Knowledge as Our Core Value

15 December 2003

Inauguration Ceremony of Science Building Peking University of Technology

15 December 2003

We congregate here today to celebrate the opening of a new building. The building itself would hardly be meaningful if not for you and future others who will pass through it in pursuit of knowledge and in your search to find yourselves.

A few years ago, someone told me that we have entered a knowledge era; to be honest with you, I was quite surprised at the statement. I thought information and knowledge have always been important in human history. The inventions and innovations of a century of scientists and diligent entrepreneur have serviced and enabled humankind to have a better life, the turbines that generate electricity, the pharmaceutical products that alleviate us from pain, and communications technology that facilitates our daily lives. If knowledge is an intrinsic part of our lives then it must be an intrinsic part of our economy; it is and will always be. We should know that, for centuries we have been telling our children, “you will find your golden house and your beautiful wife in books”, inferring that knowledge generates investment returns.

So why this renewed demarcation? And why the renewed emphasis? It must certainly be more than an accounting treatment that simply factors in intellectual capital on a balance sheet, or put value to it as a multiplier to growth. This entire new theoretical, methodological and analytical framework reshapes the attitude of society; it highlights the fact that in times of intense competition, capabilities weights more than assets, and this exerts immense pressure on an individual, there is simply no room for braggadocios and great pretenders. We are approaching a new age of synthesis, Knowledge cannot be merely a degree or a skill; it demands a broader vision, capabilities in critical thinking and logical deduction without which we cannot have constructive progress.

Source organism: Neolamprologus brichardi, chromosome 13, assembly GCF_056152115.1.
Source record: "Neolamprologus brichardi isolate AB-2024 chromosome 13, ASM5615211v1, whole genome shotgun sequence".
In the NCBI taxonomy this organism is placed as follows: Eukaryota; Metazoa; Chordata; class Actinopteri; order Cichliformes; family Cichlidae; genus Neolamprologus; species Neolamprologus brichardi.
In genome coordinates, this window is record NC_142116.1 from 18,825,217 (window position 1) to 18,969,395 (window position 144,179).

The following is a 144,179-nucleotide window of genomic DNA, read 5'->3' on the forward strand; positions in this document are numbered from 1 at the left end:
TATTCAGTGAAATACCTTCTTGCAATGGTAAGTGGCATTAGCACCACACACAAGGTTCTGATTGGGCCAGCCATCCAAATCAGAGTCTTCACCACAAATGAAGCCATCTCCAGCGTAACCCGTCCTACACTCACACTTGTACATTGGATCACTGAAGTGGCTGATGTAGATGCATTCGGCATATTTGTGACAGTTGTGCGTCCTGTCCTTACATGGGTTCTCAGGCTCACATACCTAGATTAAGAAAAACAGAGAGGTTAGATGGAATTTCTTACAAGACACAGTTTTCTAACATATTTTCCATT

Each of us has to find our own way forward and to accumulate our own intellectual capital. On a national level, we need a framework to enhance innovative vitality; not only technical sophistication and its economic applications, but policies that support a strong “common innovation structure” and environment. New innovative dynamics can lead to exponential growth and greater profitability; this new paradigm calls for a new open-mindedness and a change in the core mechanism of our society.

In an article “ National Innovative Capacity”, Professor Michael Porter compiled an index reflecting national innovative rankings. Today, even though we are not high on the table, we should strive to be tomorrow; you and I can all play a part, not only to improve our productivity and prosperity but in the hope that one day, we can address social and human challenges, ours as well as the world’s.

Thank you very much.